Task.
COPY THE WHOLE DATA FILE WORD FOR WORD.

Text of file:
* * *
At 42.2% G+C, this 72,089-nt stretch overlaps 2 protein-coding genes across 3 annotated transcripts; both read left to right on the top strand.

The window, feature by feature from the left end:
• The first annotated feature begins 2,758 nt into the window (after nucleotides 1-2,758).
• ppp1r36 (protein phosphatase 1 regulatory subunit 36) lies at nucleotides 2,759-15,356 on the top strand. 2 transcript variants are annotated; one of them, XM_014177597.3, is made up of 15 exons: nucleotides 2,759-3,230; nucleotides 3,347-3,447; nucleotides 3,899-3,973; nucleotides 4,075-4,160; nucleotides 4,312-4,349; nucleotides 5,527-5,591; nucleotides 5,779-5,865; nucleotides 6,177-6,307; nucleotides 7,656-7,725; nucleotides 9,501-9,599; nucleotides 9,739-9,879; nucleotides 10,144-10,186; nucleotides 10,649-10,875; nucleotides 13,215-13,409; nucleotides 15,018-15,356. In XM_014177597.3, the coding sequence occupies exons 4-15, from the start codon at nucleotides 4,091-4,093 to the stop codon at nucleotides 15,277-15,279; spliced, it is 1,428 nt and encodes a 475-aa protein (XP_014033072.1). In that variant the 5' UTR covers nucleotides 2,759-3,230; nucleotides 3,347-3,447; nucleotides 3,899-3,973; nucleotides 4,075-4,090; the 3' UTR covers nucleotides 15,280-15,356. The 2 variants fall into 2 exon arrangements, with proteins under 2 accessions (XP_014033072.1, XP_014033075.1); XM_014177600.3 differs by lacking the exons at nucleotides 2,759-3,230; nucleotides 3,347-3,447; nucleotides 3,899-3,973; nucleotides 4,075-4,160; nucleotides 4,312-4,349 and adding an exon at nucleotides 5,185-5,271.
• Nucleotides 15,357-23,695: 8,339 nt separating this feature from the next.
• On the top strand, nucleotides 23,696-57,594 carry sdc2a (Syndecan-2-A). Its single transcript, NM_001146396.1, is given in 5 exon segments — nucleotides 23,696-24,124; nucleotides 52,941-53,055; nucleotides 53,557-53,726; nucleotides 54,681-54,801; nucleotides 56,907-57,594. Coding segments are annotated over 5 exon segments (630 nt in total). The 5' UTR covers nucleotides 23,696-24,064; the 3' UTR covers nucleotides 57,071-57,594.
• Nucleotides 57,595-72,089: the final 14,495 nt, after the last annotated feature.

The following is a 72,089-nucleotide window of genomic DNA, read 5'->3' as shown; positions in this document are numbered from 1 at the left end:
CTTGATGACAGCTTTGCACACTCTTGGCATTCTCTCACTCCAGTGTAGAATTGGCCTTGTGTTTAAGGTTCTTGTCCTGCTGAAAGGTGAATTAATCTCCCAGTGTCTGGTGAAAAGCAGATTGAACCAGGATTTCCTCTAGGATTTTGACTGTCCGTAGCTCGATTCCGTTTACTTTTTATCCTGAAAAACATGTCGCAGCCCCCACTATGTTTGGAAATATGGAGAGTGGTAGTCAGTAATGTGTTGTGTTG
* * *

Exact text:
At 42.2% G+C, this 72,089-nt stretch overlaps 2 protein-coding genes across 3 annotated transcripts; both read left to right on the top strand.

The window, feature by feature from the left end:
• The first annotated feature begins 2,758 nt into the window (after nucleotides 1-2,758).
• ppp1r36 (protein phosphatase 1 regulatory subunit 36) lies at nucleotides 2,759-15,356 on the top strand. 2 transcript variants are annotated; one of them, XM_014177597.3, is made up of 15 exons: nucleotides 2,759-3,230; nucleotides 3,347-3,447; nucleotides 3,899-3,973; nucleotides 4,075-4,160; nucleotides 4,312-4,349; nucleotides 5,527-5,591; nucleotides 5,779-5,865; nucleotides 6,177-6,307; nucleotides 7,656-7,725; nucleotides 9,501-9,599; nucleotides 9,739-9,879; nucleotides 10,144-10,186; nucleotides 10,649-10,875; nucleotides 13,215-13,409; nucleotides 15,018-15,356. In XM_014177597.3, the coding sequence occupies exons 4-15, from the start codon at nucleotides 4,091-4,093 to the stop codon at nucleotides 15,277-15,279; spliced, it is 1,428 nt and encodes a 475-aa protein (XP_014033072.1). In that variant the 5' UTR covers nucleotides 2,759-3,230; nucleotides 3,347-3,447; nucleotides 3,899-3,973; nucleotides 4,075-4,090; the 3' UTR covers nucleotides 15,280-15,356. The 2 variants fall into 2 exon arrangements, with proteins under 2 accessions (XP_014033072.1, XP_014033075.1); XM_014177600.3 differs by lacking the exons at nucleotides 2,759-3,230; nucleotides 3,347-3,447; nucleotides 3,899-3,973; nucleotides 4,075-4,160; nucleotides 4,312-4,349 and adding an exon at nucleotides 5,185-5,271.
• Nucleotides 15,357-23,695: 8,339 nt separating this feature from the next.
• On the top strand, nucleotides 23,696-57,594 carry sdc2a (Syndecan-2-A). Its single transcript, NM_001146396.1, is given in 5 exon segments — nucleotides 23,696-24,124; nucleotides 52,941-53,055; nucleotides 53,557-53,726; nucleotides 54,681-54,801; nucleotides 56,907-57,594. Coding segments are annotated over 5 exon segments (630 nt in total). The 5' UTR covers nucleotides 23,696-24,064; the 3' UTR covers nucleotides 57,071-57,594.
• Nucleotides 57,595-72,089: the final 14,495 nt, after the last annotated feature.

The following is a 72,089-nucleotide window of genomic DNA, read 5'->3' as shown; positions in this document are numbered from 1 at the left end:
CTTGATGACAGCTTTGCACACTCTTGGCATTCTCTCACTCCAGTGTAGAATTGGCCTTGTGTTTAAGGTTCTTGTCCTGCTGAAAGGTGAATTAATCTCCCAGTGTCTGGTGAAAAGCAGATTGAACCAGGATTTCCTCTAGGATTTTGACTGTCCGTAGCTCGATTCCGTTTACTTTTTATCCTGAAAAACATGTCGCAGCCCCCACTATGTTTGGAAATATGGAGAGTGGTAGTCAGTAATGTGTTGTGTTG